The Doc Spratley fly is one of my all time favorites. It is generally thought to be the invention of an American dentist who frequently fished the lakes of British Columbia in the early part of this century. One of his favourite lakes was Hihium, several kilometers north of the west end of Kamloops Lake and his fly represented the large Hihium chironomids! In my view, there is no more effective fly to catch rainbow trout in a broad spectrum of conditions and locales. This fly can be tied in a variety of body colors; red and green are my next choices after black and fished in many ways from a chironomid dead drift to a rapid troll. It is the fly I often use when trying new water or when the fishing is slow.
The Doc Spratley can be tied in a variety of colors and materials. I prefer using invisible mending thread but standard black or colored thread can be used. Hook sizes also cover a wide range.
Tie in the tail, sparse and not more than 1/3 the body length. Attach the tinsel and body wool to the hook shank and half hitch at the bend. Wrap the body wool to the eye and tie off. Counter wrap the tinsel to the eye with an even spacing and tie off. Flip the hook upside down in your vice and tie in the throat hackle no longer than the hook barb, then reset the hook in the starting position. Lay a small amount of pheasant tail along the top of the fly, slightly shorter than the end of the tail and tie in near the eye. Take care not to let the wing spring up as you want it to lay flat and parallel along the body. Overlay another pheasant piece to achieve a low contour wing but not too bushy. Tie in a strand or two of peacock herl at the eye, whip finish and you have just made one hell of a fishing fly!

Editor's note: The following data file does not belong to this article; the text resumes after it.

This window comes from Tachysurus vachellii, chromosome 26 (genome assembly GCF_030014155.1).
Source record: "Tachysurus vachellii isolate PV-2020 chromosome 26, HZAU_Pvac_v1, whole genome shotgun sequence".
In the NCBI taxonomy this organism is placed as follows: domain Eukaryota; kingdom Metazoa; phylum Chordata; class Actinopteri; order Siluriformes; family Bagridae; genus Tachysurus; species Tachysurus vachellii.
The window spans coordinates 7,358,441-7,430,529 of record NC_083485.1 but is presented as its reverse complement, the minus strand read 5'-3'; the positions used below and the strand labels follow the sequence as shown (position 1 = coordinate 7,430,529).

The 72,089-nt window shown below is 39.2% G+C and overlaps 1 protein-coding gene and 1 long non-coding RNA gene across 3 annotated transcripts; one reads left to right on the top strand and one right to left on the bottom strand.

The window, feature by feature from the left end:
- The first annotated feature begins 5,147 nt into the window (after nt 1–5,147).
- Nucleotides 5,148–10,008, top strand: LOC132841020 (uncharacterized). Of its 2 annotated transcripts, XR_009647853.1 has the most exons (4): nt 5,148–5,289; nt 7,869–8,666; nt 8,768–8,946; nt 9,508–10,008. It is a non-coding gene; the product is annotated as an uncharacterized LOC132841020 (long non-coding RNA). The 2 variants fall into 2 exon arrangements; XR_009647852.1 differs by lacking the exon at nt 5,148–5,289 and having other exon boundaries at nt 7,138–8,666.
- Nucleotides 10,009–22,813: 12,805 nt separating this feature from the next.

Editor's Note: I am pleased to report that I have been contacted by Sue Perrault, who is a granddaughter of the Doc Spratley fly inventor. Sue has confirmed that Doctor Donald Spratley was indeed a Dentist who lived in Mt. Vernon, Washington and invented the fly sometime in the early 1940s. It was patterned after the large chironomids found in Hihium Lake (pronounced Hihume). After his retirement, with his friend Leo Whitney, the good Doctor spent his summers fishing the BC Interior Lakes, another favourite being Janice Lake, located off Highway 24. Doc Spratley passed away in 1968 but his legacy continues to be enjoyed by fly fishers world wide!
2nd Editor's Note: In March 1999, I received an Email from Bill Shea (see article # 51, Bill's Brown Bomber) who grew up in Mt. Vernon, Washington, and went to Dr. Spratley for his dentistry work. Bill said that a Mrs. Dorothy Prankard tied the original fly for Dr. Spratley. This has since been confirmed by the Doctor's daughter, Betty Jo Wilkens! I am very pleased with these contacts and wish to thank Sue, Bill and Betty Jo for this helpful and interesting information!
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